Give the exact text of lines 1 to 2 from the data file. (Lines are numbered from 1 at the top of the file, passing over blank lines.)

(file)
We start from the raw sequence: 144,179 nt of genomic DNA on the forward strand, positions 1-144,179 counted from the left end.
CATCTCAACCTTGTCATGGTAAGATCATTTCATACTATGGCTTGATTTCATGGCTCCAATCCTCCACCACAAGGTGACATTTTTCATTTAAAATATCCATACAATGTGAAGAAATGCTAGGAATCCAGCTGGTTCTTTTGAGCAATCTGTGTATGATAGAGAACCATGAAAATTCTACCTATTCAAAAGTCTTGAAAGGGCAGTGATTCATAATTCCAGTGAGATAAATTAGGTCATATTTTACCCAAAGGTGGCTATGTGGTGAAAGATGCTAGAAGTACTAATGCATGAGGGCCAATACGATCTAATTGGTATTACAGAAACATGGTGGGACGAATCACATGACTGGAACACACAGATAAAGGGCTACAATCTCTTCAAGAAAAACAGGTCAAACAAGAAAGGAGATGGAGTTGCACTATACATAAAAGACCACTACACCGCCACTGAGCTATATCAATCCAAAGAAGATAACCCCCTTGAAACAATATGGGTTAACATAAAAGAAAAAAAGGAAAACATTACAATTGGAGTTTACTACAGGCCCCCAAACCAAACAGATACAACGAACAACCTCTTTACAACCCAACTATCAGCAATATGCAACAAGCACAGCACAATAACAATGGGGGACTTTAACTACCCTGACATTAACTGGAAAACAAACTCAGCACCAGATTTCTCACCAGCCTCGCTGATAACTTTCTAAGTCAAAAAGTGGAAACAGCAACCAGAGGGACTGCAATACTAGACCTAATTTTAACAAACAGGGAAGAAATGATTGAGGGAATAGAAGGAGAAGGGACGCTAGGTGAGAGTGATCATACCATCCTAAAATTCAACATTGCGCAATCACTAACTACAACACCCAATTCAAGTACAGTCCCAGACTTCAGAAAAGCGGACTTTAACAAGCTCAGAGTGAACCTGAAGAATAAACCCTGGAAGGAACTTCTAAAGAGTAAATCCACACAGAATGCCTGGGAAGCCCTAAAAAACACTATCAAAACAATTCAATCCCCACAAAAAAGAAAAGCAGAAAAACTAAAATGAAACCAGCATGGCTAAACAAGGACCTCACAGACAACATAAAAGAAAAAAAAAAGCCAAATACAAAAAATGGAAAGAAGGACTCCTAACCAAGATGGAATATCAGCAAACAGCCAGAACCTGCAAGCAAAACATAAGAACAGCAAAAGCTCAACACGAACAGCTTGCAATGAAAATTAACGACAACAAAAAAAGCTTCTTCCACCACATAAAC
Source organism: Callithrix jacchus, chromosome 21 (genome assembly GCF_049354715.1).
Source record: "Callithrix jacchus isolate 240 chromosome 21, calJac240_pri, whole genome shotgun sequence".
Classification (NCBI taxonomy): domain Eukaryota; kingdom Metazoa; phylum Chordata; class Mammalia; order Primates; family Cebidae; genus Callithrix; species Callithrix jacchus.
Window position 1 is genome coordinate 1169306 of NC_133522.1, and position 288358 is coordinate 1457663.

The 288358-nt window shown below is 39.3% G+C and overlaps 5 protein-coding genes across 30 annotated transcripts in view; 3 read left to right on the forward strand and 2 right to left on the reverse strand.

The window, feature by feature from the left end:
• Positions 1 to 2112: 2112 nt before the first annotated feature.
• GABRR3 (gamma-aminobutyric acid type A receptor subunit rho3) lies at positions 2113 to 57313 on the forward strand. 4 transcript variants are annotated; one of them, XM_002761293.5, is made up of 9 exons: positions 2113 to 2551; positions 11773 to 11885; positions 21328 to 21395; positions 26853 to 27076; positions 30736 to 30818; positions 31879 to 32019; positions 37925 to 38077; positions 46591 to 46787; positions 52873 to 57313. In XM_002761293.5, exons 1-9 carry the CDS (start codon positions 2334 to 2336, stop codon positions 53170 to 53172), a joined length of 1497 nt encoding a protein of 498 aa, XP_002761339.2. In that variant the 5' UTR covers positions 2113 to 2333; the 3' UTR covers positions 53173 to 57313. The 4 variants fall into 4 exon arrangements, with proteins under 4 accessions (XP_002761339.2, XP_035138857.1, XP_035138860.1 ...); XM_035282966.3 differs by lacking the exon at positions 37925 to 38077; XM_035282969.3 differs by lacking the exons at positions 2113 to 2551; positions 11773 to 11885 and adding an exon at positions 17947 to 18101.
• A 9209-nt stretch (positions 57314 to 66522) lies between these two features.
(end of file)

We start from the raw sequence: 144,179 nt of genomic DNA on the forward strand, positions 1-144,179 counted from the left end.
CATCTCAACCTTGTCATGGTAAGATCATTTCATACTATGGCTTGATTTCATGGCTCCAATCCTCCACCACAAGGTGACATTTTTCATTTAAAATATCCATACAATGTGAAGAAATGCTAGGAATCCAGCTGGTTCTTTTGAGCAATCTGTGTATGATAGAGAACCATGAAAATTCTACCTATTCAAAAGTCTTGAAAGGGCAGTGATTCATAATTCCAGTGAGATAAATTAGGTCATATTTTACCCAAAGGTGGCTATGTGGTGAAAGATGCTAGAAGTACTAATGCATGAGGGCCAATACGATCTAATTGGTATTACAGAAACATGGTGGGACGAATCACATGACTGGAACACACAGATAAAGGGCTACAATCTCTTCAAGAAAAACAGGTCAAACAAGAAAGGAGATGGAGTTGCACTATACATAAAAGACCACTACACCGCCACTGAGCTATATCAATCCAAAGAAGATAACCCCCTTGAAACAATATGGGTTAACATAAAAGAAAAAAAGGAAAACATTACAATTGGAGTTTACTACAGGCCCCCAAACCAAACAGATACAACGAACAACCTCTTTACAACCCAACTATCAGCAATATGCAACAAGCACAGCACAATAACAATGGGGGACTTTAACTACCCTGACATTAACTGGAAAACAAACTCAGCACCAGATTTCTCACCAGCCTCGCTGATAACTTTCTAAGTCAAAAAGTGGAAACAGCAACCAGAGGGACTGCAATACTAGACCTAATTTTAACAAACAGGGAAGAAATGATTGAGGGAATAGAAGGAGAAGGGACGCTAGGTGAGAGTGATCATACCATCCTAAAATTCAACATTGCGCAATCACTAACTACAACACCCAATTCAAGTACAGTCCCAGACTTCAGAAAAGCGGACTTTAACAAGCTCAGAGTGAACCTGAAGAATAAACCCTGGAAGGAACTTCTAAAGAGTAAATCCACACAGAATGCCTGGGAAGCCCTAAAAAACACTATCAAAACAATTCAATCCCCACAAAAAAGAAAAGCAGAAAAACTAAAATGAAACCAGCATGGCTAAACAAGGACCTCACAGACAACATAAAAGAAAAAAAAAAGCCAAATACAAAAAATGGAAAGAAGGACTCCTAACCAAGATGGAATATCAGCAAACAGCCAGAACCTGCAAGCAAAACATAAGAACAGCAAAAGCTCAACACGAACAGCTTGCAATGAAAATTAACGACAACAAAAAAAGCTTCTTCCACCACATAAAC